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Akina writes in Wall Street Journal about ways to fix Hawaii healthcare

The following is a “Reader Alert” that was sent to everyone on the Grassroot Institute of Hawaii’s email list on Dec. 7 2021.
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HONOLULU, Dec. 7, 2021 >> Readers of The Wall Street Journal were provided a diagnosis over the weekend about what has been ailing Hawaii’s healthcare system.

Keli’i Akina, president of the Grassroot Institute of Hawaii, said Hawaii’s dangerously diminished healthcare capacity is due to the state’s high taxes, its so-called certificate-of-need laws and other forms of government intervention into the medical marketplace.

His article, “Hawaii Is No Paradise if You Need Medical Care,” was published online Friday and in the newspaper’s print edition on Saturday. The Wall Street Journal is one of the nation’s most respected newspapers, with a circulation of almost 3 million readers.

“It’s wonderful that a publication such as The Wall Street Journal has allowed us to tell Hawaii’s story about the pitfalls of government interference into healthcare,” Akina said. “Our experience is a warning as to what other states should not do, if they wish to make healthcare more available and less expensive. It also will help policymakers in Hawaii realize that they are not operating in a vacuum; their counterproductive policies are being noticed nationwide, and maybe this will help motivate them to get on the right path.”

Here is how Akina’s Wall Street Journal article begins:

“When the coronavirus pandemic hit in March 2020, the only thing Hawaii had going for it was that it could strictly control who came and went. The Aloha State, however, was ill-prepared to handle the increased burden on its medical system, and authorities used that as an excuse to impose lockdowns on all economic and social activity—to ‘flatten the curve’ and prevent excess demand at local hospitals.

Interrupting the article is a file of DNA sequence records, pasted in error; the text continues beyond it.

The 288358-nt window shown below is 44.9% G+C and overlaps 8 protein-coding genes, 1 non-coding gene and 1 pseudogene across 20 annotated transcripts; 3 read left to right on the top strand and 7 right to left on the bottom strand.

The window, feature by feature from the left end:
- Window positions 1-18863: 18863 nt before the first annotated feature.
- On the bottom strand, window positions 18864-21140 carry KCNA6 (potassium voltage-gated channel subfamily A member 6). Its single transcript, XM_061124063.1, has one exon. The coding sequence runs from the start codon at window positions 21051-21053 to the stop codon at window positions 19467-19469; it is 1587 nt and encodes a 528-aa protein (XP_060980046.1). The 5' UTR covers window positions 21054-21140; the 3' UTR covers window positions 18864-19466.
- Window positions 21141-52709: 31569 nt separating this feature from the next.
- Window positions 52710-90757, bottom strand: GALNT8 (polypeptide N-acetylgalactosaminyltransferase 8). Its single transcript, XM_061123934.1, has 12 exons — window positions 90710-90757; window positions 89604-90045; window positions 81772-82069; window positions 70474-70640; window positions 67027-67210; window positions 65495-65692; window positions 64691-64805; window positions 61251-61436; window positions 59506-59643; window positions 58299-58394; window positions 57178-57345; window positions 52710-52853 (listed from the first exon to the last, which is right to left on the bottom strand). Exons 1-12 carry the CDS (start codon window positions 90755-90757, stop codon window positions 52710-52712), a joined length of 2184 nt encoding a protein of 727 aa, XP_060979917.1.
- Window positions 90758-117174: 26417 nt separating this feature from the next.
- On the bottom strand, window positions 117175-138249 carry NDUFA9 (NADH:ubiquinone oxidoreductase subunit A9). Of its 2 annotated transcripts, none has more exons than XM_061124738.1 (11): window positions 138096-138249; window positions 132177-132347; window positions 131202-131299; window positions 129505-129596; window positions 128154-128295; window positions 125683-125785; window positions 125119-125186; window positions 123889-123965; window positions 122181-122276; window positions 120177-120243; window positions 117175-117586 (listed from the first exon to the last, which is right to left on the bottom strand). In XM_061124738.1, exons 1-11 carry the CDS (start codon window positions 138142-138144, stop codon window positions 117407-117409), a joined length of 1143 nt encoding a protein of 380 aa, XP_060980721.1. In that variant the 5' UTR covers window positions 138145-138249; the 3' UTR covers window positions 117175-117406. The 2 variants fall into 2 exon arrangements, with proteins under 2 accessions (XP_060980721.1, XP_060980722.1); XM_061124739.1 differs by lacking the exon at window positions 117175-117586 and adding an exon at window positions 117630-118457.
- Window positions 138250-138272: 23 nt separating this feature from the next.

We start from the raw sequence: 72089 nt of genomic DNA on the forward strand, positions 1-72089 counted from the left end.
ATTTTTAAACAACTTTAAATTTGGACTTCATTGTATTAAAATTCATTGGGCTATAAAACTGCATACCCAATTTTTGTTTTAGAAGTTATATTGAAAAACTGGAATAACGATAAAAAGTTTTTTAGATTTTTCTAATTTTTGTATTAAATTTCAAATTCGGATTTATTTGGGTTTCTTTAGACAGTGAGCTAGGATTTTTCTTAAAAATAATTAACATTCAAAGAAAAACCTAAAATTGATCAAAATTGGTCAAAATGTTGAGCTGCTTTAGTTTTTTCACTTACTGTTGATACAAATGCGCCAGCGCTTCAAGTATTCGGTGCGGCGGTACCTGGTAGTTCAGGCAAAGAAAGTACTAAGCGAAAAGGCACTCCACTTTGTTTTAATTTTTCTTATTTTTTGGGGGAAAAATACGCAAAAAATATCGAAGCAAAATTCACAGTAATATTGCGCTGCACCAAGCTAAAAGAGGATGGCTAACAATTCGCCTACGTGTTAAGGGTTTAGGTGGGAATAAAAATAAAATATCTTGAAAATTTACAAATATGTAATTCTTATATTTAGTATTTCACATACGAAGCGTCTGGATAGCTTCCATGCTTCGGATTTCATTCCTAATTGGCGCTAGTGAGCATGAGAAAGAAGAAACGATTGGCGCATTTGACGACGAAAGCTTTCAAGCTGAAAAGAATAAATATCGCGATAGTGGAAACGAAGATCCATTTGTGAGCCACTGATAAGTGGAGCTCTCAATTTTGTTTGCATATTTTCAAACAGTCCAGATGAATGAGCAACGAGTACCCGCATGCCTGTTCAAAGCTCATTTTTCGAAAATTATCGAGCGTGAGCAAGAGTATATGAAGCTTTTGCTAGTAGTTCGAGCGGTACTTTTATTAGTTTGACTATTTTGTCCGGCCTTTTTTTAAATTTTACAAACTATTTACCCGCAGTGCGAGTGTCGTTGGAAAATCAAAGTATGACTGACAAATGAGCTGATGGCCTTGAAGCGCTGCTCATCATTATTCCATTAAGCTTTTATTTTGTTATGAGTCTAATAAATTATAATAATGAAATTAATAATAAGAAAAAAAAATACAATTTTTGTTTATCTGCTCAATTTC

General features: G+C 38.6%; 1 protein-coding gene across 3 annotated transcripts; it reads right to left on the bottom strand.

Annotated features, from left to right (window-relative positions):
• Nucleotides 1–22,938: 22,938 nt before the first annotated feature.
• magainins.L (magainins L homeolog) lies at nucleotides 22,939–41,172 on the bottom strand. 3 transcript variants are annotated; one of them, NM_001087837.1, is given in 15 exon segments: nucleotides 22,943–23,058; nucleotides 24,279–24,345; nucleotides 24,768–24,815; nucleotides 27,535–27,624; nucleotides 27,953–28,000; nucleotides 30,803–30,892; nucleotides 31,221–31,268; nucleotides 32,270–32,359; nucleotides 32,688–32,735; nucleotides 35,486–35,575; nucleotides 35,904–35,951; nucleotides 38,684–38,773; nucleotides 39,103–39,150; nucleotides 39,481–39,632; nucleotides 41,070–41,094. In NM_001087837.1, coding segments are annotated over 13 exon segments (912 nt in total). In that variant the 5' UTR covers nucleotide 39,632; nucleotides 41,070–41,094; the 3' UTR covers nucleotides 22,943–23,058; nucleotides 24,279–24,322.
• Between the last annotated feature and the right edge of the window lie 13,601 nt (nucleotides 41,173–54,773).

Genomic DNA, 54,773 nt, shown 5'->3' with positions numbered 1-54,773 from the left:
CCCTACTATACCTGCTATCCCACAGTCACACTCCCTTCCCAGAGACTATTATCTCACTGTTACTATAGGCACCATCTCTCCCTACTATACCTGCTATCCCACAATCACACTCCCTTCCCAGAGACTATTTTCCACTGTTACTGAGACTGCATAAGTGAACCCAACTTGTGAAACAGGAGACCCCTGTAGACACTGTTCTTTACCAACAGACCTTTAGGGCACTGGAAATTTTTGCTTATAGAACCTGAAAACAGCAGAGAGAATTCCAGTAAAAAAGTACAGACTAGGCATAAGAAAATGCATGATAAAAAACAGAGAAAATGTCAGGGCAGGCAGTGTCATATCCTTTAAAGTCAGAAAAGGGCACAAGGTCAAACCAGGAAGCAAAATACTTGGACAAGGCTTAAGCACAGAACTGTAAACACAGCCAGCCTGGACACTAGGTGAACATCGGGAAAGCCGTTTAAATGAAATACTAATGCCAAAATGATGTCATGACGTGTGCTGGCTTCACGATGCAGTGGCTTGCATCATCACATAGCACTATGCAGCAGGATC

“Nineteen months later, some of those lockdown measures are being lifted, but many remain. COVID-19 eventually will morph from a pandemic disease to an endemic one, and presumably Hawaii’s constitutional balance of powers and freedoms will be fully restored. But Hawaii’s healthcare capacity shortage will continue, at least until the state’s political authorities tackle with earnest its multiple causes.

“Hawaii has among the fewest hospital beds per capita of any state and the 10th longest emergency-room wait times. For years it has wrestled with a severe doctor shortage and a lack of specialty care in its rural areas. These shortages are the result of decades of high taxes, voluminous regulations and certificate-of-need laws.”

To read more, you can access the full article here. However, it is behind a paywall, so you will have to either subscribe to The Wall Street Journal to finish reading it or wait until early next month when it will be posted on the Grassroot Institute of Hawaii website.

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